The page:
Molly Ringwald Believes ‘The Breakfast Club’ is Problematic and Troubling

Actress Molly Ringwald has vocally taken part in the #MeToo movement. This includes revisited — and rethinking — the iconic 80’s teen romp, The Breakfast Club. At the time, its project was both simple and unique. Four high school students from different social castes are forced to spend the day together in Saturday detention. Through a portrait of suburban teen angst and real depression, fun moments stick out timelessly: that getting high scene, with plumes of pot smoke puffing in the library, or bad boy John Bender’s triumphant ending fist pump.

And of course, “Don’t You (Forget About Me),” the dreamy theme by Simple Minds. The film’s resounding message of friendship seemed familiarly kind. Although The Breakfast Club, peppered with frank and R-rated banter, was the exact opposite of an after school special. Naturally, some sexual situations arose.

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But maybe it’s time we take a closer look. Molly Ringwald certainly thinks so. The 80’s teen idol has publicly analyzed, and disavowed, the kind of behavior that’s rewarded in The Breakfast Club. She first addressed this head-on in her 2018 piece for The New Yorker: “What About The Breakfast Club?” The essay highlights what aspects of The Breakfast Club were constituted as straight-up sexual harassment. With other beloved classics like Grease being heralded as “racist, rapey, homophobic, and slut-shaming,” it seems like a good time to revisit Ringwald’s own assessment.

The Making of Molly Ringwald

As the unparalleled John Hughes muse, Molly Ringwald had already appeared in Sixteen Candles by the time she was cast as popular princess Claire in The Breakfast Club. The role was a switch-up for the unconventional Ringwald, who normally portrayed the free-spirited outcast type: Sixteen Candles, Pretty in Pink, Facts of Life. In fact, Hughes wrote the scripts for Sixteen Candles and Pretty in Pink specifically with Ringwald in mind to portray the intelligent young woman. In the 1980s, teen movies focused on the girl’s POV were rare. The success of both Pretty in Pink and Sixteen Candles proved that there was a market for such stories. Against objectively filthier flicks like Porky’s and Animal House, John Hughes’ films felt special, setting both the filmmaker and his star apart. (In her op-ed, Ringwald discusses this slice of cinema history in more detail.) And yet, even they are not exempt from cruelty.

Playing golden girl Claire in The Breakfast Club, Molly Ringwald appeared prim and prudish — exactly the opposite of thirsting John Bender (Judd Nelson), the self-ascribed criminal who practically lives in Saturday detention. Throughout The Breakfast Club, Bender acts on his clear attraction to Claire by mocking her as “Queenie” and forcing her into a physical interaction that could constitute as sexual assault. Ringwald writes: “It’s [Claire’s] rejection that inspires his vitriol.”

What About ‘The Breakfast Club?’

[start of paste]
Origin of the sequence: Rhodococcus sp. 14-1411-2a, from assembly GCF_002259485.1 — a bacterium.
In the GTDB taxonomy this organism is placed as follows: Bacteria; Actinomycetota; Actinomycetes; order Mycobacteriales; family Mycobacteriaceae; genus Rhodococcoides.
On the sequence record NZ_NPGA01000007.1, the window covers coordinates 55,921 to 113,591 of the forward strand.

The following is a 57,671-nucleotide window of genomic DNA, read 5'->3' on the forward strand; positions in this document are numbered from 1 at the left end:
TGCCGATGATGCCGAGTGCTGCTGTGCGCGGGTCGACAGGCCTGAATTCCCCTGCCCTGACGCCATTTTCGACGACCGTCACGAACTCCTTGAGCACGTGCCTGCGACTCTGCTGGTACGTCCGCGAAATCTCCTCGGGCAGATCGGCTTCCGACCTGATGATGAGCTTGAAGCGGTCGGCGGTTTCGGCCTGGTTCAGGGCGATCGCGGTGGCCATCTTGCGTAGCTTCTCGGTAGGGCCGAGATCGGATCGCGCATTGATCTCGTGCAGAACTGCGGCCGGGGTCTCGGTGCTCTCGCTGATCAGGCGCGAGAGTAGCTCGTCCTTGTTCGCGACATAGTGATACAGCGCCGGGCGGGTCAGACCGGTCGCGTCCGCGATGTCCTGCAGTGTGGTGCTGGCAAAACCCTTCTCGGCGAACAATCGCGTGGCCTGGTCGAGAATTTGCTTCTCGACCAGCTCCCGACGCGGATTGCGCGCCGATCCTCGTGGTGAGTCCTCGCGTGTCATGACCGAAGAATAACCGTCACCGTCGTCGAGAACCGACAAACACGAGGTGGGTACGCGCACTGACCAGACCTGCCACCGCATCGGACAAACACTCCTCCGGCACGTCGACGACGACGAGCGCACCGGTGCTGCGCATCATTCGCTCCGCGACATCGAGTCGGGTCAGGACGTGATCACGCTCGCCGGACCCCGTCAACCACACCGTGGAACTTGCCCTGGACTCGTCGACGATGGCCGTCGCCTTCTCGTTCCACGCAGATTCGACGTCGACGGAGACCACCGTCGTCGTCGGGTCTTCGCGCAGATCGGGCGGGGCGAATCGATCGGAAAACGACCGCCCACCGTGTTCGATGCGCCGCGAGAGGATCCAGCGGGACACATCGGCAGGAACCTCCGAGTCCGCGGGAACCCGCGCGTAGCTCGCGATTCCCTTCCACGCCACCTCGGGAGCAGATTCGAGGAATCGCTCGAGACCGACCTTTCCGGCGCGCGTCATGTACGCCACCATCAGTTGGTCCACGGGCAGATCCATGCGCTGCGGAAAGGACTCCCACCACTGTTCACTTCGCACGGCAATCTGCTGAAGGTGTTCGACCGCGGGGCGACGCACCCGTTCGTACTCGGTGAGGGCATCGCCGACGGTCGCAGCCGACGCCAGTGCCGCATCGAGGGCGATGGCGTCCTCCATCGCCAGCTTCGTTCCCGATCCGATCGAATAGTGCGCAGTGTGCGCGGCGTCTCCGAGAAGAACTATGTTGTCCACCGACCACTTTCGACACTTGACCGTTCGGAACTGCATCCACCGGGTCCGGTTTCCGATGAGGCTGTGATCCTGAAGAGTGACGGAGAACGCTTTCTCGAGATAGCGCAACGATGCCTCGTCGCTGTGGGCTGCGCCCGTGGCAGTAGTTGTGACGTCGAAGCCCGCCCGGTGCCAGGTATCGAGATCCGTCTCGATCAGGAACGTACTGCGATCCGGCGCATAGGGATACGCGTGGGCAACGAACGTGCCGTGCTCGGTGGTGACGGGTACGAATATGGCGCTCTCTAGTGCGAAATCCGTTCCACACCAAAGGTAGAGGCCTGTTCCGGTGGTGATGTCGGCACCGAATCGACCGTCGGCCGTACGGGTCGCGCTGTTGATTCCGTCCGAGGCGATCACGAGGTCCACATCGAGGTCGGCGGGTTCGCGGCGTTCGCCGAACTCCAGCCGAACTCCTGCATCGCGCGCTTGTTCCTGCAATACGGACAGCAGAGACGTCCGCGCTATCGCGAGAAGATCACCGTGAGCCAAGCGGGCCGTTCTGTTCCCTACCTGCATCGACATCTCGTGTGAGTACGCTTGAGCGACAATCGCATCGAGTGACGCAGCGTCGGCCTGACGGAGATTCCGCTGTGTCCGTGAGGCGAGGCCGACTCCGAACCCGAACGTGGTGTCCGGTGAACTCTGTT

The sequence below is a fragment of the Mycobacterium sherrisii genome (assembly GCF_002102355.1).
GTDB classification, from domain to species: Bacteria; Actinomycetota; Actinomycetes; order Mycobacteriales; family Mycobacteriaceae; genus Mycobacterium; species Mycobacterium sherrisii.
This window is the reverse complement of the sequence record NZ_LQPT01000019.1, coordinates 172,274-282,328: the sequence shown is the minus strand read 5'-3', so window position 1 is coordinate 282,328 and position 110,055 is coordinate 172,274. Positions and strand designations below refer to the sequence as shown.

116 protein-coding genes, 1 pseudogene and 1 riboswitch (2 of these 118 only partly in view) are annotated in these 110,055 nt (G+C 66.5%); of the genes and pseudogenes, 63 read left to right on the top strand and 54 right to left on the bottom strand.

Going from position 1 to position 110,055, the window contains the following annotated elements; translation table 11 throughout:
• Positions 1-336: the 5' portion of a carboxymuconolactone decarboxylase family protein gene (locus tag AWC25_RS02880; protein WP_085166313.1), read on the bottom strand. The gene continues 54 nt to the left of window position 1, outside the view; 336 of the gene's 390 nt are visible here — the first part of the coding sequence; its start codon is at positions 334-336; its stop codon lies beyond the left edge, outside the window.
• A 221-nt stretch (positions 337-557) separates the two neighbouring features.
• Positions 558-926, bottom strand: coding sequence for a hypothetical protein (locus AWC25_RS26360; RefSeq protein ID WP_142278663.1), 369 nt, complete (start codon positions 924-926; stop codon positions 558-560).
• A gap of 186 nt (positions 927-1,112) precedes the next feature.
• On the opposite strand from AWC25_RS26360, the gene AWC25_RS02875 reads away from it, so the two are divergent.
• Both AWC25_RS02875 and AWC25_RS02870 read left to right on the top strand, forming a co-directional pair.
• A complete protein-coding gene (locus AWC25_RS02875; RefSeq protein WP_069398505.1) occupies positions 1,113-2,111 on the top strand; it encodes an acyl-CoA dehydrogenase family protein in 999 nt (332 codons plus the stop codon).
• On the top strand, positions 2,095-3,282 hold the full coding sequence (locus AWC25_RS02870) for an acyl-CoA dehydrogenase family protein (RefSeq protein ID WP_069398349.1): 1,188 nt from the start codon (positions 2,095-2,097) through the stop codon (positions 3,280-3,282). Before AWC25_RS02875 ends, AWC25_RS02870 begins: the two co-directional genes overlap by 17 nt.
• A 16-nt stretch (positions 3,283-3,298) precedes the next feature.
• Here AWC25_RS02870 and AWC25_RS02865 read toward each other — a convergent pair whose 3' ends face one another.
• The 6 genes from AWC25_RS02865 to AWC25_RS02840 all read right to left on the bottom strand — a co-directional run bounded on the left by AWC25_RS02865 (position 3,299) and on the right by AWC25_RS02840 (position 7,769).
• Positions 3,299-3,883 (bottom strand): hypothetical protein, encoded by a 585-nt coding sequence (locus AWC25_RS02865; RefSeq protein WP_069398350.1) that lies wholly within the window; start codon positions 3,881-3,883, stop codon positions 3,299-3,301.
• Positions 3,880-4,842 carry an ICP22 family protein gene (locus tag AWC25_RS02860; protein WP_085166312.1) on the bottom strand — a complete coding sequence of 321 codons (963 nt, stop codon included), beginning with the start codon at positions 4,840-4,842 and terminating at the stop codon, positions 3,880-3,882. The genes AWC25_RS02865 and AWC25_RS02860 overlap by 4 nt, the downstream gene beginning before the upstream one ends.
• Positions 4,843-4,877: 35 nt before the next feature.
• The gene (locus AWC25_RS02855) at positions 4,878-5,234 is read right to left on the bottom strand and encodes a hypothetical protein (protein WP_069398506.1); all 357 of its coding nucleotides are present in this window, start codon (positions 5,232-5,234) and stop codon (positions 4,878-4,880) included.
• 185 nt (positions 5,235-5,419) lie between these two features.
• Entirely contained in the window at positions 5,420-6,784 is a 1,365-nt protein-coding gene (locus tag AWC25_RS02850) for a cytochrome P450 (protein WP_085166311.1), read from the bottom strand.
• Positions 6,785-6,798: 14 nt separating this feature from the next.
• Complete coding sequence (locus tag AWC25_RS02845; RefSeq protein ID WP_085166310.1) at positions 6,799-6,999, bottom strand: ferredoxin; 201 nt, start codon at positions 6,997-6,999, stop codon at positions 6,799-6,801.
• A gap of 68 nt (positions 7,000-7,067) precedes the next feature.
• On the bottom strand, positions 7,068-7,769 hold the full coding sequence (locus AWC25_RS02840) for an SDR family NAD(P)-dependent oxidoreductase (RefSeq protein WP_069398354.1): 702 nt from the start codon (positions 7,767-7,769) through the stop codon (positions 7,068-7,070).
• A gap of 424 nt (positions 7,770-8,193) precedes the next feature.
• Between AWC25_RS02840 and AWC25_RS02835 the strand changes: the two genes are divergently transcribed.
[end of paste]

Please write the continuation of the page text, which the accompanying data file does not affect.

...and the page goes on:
Molly Ringwald begins her New Yorker essay by describing the experience of watching The Breakfast Club with her 10-year-old daughter for the first time. Most innuendos went over the little girl’s head, Ringwald writes, except the up-skirt shot of Claire’s underwear when Bender is hiding beneath the table was particularly shocking. This is The Breakfast Club scene which most troubles Ringwald now, as an adult working in Hollywood, in an industry still reeling from the exposure of perverts like Harvey Weinstein.

As Molly Ringwald was quick to explain, a body double was used for the crotch clip. Ringwald, who was an actual teen, could not have legally acted in the scene. Nevertheless, she explains, the underwear shot had been difficult for her own mother to stomach back in 1985. Taking into account the discomfort it caused the actress and her family, it should be clear as day to understand, in the world of the film, that Bender’s childish move was harmful. And yet he never apologizes.

Bender Gets The Girl

And he still gets the girl. It almost feels like a twist ending, the sudden coupling off of Allison (Ally Sheedy) with Brian (Emilio Estevez) and of Claire with Bender. It’s Bender’s win — that victorious football field fist-bump — that closes the movie. As if glorifying his conquest to Olympic proportions. That’s what we remember.

“It’s hard for me to understand how John was able to write with so much sensitivity, and also have such a glaring blind spot.”

-Molly Ringwald

THAT scene from ‘Sixteen Candles’

Of all the moments in John Hughes movies that have not aged well, Jake Ryan (Michael Schoeffling) pawning his unconscious girlfriend off to the geek (Anthony Michael Hall) is probably the worst. In her New Yorker piece, Molly Ringwald discusses this storyline and says that she reached out to Haviland Morris, the actress who played Caroline in Sixteen Candles. Morris, apparently, does not share Ringwald’s disgust over the problematic episode.

Ringwald details their complex conversation in The New Yorker and repeating Morris’ point that Caroline’s predicament was not “black-and-white” without judgment. Maybe it seems futile to judge the movies of our past. But with the work of John Hughes in particular, I think, there’s a discussion to be had. After all, these are the movies that defined and continue to inspire the coming-of-age genre. They’re still speaking to an impressionable audience.

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